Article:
Now that the debris of the Republican and Democratic national conventions in the United States have been swept away, you’d think there should now be some peace and quiet on the American political landscape. No such luck. The sound and the fury of the political campaign will keep rising to a crescendo and both sides will say all kinds of stupid things until the votes are cast on Nov. 6.
So will Barack Obama be reelected or will Mitt Romney be no. 45? There is no lack of crystal-ball gazers who say that Obama will win, perhaps by a landslide. There are just as many seers who say that Romney will waltz away with the election. The truth is nobody knows.
Most of the polls today show a slight Obama lead that is well within the margin of error. On the other hand, the accumulated conventional wisdom of past US presidential elections says that when the electorate think the economy is going down, the incumbent or the administration candidate must lose.
The presidential debates don’t matter much, unless one of the candidates fumbles all over the place or his mind goes blank and he forgets his own name. Foreign policy is even less of a factor. The average American voter doesn’t give a hoot about democratization in Myanmar or whether Palestine attains statehood. The burning issue is: who gets the credit for spilling Bin Laden’s brain?
But to Asians and the rest of the world, it matters greatly that the tenant of the White House wields a foreign policy conducive to global and regional stability and peace. Too bad, we have no say on this.
Condoleezza Rice, secretary of state during the George W. Bush administration, should be the icon of sophisticated Republican foreign policy. But when she spoke at the GOP convention she stressed American “leadership abroad,” “peace through strength,” “military capability,” and “technological advantage.” And, of course, “American exceptionalism.” These may be bragging rights but if you’re a sensitive Asian, they grate on your nerves.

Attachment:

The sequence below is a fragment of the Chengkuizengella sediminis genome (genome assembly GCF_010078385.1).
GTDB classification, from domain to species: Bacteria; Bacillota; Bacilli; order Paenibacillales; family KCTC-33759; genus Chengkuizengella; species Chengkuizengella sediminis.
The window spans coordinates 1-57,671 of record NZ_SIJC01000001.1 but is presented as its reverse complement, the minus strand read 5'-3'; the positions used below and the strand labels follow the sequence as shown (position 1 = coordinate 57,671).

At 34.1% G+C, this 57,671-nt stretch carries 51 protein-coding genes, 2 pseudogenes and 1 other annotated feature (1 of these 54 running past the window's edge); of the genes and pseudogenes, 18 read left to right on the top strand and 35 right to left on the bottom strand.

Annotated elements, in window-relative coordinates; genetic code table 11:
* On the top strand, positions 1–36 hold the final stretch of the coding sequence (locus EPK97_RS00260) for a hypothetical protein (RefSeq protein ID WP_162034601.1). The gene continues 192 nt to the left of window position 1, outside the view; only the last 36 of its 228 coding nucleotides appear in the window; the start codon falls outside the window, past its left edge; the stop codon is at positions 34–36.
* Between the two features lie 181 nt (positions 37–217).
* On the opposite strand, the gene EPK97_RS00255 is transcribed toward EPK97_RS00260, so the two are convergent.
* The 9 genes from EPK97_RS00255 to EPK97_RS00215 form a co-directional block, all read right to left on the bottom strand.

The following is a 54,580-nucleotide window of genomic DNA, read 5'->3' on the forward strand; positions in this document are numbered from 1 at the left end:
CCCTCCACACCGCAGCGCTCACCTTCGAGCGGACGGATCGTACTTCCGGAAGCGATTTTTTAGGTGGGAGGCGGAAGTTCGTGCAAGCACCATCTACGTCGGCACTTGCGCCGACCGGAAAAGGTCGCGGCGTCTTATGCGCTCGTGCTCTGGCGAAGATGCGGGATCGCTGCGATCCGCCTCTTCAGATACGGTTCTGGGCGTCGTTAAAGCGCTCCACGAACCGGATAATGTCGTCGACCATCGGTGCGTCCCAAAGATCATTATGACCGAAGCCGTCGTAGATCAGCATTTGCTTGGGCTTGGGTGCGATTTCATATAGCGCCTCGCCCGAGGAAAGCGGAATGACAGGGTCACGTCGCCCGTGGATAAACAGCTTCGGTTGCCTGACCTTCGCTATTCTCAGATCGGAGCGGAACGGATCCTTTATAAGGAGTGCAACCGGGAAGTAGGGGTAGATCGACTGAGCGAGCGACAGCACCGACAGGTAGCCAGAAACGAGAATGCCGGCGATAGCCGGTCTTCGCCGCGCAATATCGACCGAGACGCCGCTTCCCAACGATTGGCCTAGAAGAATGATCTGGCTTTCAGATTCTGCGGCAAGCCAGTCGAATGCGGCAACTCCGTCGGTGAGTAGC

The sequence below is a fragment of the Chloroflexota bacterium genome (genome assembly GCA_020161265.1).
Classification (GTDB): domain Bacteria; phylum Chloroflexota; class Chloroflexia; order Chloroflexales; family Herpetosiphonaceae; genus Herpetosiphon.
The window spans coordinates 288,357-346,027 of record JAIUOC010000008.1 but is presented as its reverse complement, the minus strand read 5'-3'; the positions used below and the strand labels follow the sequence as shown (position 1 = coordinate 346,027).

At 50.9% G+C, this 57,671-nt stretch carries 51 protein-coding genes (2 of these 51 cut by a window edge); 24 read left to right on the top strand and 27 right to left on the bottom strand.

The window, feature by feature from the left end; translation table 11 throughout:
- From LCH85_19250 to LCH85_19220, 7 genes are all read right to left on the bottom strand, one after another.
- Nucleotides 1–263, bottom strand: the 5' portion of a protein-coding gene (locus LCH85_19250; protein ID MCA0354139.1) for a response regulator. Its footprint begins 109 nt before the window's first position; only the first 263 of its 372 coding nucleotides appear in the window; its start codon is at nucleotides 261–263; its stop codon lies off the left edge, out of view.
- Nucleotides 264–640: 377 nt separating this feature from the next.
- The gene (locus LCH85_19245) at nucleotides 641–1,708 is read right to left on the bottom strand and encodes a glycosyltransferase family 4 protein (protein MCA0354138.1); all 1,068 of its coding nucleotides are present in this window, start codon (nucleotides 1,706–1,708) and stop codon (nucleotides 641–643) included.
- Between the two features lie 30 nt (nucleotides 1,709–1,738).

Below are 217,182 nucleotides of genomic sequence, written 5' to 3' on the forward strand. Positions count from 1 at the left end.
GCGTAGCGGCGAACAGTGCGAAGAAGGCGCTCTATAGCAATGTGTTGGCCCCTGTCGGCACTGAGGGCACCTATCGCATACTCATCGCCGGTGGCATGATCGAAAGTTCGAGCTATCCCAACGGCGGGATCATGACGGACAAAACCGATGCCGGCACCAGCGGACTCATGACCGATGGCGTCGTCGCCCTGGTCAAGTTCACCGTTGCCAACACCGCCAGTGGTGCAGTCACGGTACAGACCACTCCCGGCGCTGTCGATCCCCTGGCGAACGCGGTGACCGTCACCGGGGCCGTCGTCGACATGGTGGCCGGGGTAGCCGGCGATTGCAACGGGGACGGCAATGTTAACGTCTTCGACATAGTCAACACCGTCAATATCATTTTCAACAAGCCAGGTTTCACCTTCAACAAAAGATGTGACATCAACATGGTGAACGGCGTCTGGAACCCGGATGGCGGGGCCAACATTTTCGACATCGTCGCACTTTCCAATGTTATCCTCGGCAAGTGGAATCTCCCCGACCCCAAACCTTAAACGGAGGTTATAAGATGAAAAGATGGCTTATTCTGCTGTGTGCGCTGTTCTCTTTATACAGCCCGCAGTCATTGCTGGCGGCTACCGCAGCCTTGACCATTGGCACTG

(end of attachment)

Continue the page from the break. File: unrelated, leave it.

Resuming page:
As to Romney, his foreign policy seems to be to pour money into the military establishment, ensuring that the United States remains the world’s armed-to-the-teeth policeman — never mind if there’s not much money left for social services that impoverished Americans so desperately need. And never mind if this chauvinism will intensify the arms race with China. He’s also in the habit of bashing China as currency manipulator. And of threatening to bomb Iran to pamper the warmongering Israeli Prime Minister Bibi Netanyahahu.
And Obama? Some Republicans won’t let you forget that when he came to East Asia for the first time in 2009, he bowed frequently and deeply to everybody. He even bowed to his tour guide. Shaking hands with Japan’s emperor, he bowed so deeply his critics snorted that John Wayne must be turning in his grave. But what others call obsequiousness, Obama calls strength. In effect he was saying: we are no longer imposing our solutions on you. We’re strong and confident enough to engage you on the basis of mutual respect and mutual interest.
Still, he was called a wimp.
And yet, after an era of American neglect of East Asia, this wimp made the military and diplomatic pivot to the region in 2011 to the consternation of China and puzzlement of other regional powers. Eventually the region’s nations will see this as a demarche that, if executed with finesse, could be the great balancing act that would ensure Asia-Pacific stability. The pivot, as Indonesian Foreign Minister Marty Natalegawa once observed, could be an opportunity for cooperation on non-traditional security threats.
OK, Obama knows something about foreign policy. But does the American voter give a damn? Let’s hope he does, or the United States will become the bogeyman of the 21st century.